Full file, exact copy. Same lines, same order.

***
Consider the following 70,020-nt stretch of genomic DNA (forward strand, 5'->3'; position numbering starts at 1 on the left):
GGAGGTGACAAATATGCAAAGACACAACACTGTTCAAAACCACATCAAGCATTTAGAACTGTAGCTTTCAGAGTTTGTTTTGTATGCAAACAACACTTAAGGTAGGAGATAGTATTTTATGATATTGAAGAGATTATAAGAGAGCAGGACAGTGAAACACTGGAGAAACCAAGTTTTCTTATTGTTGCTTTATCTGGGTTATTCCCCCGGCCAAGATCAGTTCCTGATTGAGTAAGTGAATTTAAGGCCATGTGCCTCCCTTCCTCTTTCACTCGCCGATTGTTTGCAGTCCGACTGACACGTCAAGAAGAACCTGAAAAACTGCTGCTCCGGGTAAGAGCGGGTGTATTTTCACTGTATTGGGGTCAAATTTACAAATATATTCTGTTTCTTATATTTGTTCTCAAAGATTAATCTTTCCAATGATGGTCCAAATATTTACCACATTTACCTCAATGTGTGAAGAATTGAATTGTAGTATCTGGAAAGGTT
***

Consider the following 70,020-nt stretch of genomic DNA (forward strand, 5'->3'; position numbering starts at 1 on the left):
GGAGGTGACAAATATGCAAAGACACAACACTGTTCAAAACCACATCAAGCATTTAGAACTGTAGCTTTCAGAGTTTGTTTTGTATGCAAACAACACTTAAGGTAGGAGATAGTATTTTATGATATTGAAGAGATTATAAGAGAGCAGGACAGTGAAACACTGGAGAAACCAAGTTTTCTTATTGTTGCTTTATCTGGGTTATTCCCCCGGCCAAGATCAGTTCCTGATTGAGTAAGTGAATTTAAGGCCATGTGCCTCCCTTCCTCTTTCACTCGCCGATTGTTTGCAGTCCGACTGACACGTCAAGAAGAACCTGAAAAACTGCTGCTCCGGGTAAGAGCGGGTGTATTTTCACTGTATTGGGGTCAAATTTACAAATATATTCTGTTTCTTATATTTGTTCTCAAAGATTAATCTTTCCAATGATGGTCCAAATATTTACCACATTTACCTCAATGTGTGAAGAATTGAATTGTAGTATCTGGAAAGGTT